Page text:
Tesco is facing its “most difficult period in history”, following Richard Brasher’s decision to leave his role in July, according to one analyst.
The unexpected news last week (15 March) that the chief executive of Tesco UK and Ireland was to step down meant the business is under further strain. Brasher spearheaded the supermarket chain’s Big Price Drop concept and brought over 25 years’ experience to the business.
Phillip Clarke, Tesco Group’s chief executive, has now absorbed the responsibilities of Brasher’s position and will be much more heavily involved in the supermarket chain’s core UK arm. This could mean passing on his responsibilities of global regions, such as the company’s US Fresh & Easy convenience store business.
Cliona Lynch, senior analyst at Verdict, said: “A difficult Christmas showed that the investment in the ‘Big Price Drop’ was not reaping sufficient rewards. As the UK’s number one grocer, Tesco, with 28.3% share in 2011, has the most to lose to competitors.
“Verdict estimates Tesco’s space in the UK is to reach 37.7m sq ft in 2012, with coverage in every postcode in the UK. This strong coverage is not being supported by growing sales, with the result that sales densities have been falling since 2009, and we expect them to fall by a further 2.9% in 2012.”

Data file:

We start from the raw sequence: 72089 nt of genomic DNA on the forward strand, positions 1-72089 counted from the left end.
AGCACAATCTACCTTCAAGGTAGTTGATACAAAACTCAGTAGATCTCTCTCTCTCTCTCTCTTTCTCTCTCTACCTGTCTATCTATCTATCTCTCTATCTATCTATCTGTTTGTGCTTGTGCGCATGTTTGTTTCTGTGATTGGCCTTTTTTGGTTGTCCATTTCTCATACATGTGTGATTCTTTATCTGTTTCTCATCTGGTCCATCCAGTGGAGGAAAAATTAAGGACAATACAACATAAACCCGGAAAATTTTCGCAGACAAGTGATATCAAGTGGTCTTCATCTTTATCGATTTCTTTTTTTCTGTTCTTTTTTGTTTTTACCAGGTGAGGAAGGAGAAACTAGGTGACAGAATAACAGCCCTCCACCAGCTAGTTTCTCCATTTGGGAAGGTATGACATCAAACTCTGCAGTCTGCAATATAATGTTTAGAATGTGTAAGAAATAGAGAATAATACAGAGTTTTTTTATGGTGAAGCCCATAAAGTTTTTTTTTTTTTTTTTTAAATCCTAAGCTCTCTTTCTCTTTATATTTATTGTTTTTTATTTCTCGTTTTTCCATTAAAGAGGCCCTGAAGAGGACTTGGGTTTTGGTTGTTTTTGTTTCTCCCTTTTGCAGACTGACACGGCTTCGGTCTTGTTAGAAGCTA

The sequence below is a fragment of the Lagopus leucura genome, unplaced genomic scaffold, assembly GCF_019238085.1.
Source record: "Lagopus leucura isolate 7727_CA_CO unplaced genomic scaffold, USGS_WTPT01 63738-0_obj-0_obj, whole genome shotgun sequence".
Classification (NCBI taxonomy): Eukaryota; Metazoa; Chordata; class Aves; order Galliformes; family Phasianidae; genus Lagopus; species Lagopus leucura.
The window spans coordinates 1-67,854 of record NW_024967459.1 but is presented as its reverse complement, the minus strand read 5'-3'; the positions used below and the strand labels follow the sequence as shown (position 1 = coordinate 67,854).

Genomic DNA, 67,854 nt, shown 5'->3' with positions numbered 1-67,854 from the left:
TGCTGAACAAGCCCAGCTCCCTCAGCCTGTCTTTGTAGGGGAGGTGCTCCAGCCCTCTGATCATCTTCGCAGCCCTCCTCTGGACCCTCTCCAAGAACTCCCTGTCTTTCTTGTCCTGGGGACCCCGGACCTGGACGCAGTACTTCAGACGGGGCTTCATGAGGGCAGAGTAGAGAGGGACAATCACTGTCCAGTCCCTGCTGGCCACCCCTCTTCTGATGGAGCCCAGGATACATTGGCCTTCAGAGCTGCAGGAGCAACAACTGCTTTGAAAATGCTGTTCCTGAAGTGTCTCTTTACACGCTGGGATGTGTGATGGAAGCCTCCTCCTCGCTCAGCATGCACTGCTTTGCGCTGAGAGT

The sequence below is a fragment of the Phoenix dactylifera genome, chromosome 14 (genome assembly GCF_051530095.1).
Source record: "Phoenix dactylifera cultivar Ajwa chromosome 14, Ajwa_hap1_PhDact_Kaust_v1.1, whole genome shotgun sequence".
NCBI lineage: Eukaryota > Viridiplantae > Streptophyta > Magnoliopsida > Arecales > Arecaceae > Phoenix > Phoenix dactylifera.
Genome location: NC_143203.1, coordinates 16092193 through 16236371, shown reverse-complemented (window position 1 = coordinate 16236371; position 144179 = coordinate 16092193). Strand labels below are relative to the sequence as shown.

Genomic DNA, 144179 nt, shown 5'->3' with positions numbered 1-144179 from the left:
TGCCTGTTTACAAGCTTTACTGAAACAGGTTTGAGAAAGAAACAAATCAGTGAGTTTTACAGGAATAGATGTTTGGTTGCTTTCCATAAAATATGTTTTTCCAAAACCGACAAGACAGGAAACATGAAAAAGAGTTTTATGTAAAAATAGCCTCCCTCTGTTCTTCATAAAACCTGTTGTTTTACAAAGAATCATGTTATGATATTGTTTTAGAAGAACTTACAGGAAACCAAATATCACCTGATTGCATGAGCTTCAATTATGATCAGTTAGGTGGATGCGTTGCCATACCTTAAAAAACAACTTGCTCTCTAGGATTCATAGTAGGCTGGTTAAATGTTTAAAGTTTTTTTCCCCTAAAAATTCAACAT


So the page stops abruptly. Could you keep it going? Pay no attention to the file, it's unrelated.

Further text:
Tesco’s struggles were apparent when its share price fell by -1.28% at 8am last Thursday after the announcement, which at that time stood at 320.52p per share (9.30am) – a significant drop from its 420.05p high point over the past 52 weeks. The firm’s trading update for the six weeks to 7 January 2012, announced earlier this year, highlighted just a slight increase of 1.7% in UK total sales, including VAT and excluding petrol.
Clarke said: “I have decided to assume responsibility as the CEO of our UK business at this very important time. This greater focus will allow me to oversee the improvements that are so important for customers. Richard will leave behind a UK business which has very strong plans for improvement and, over the last two months, these plans are beginning to show progress, in line with our expectations.”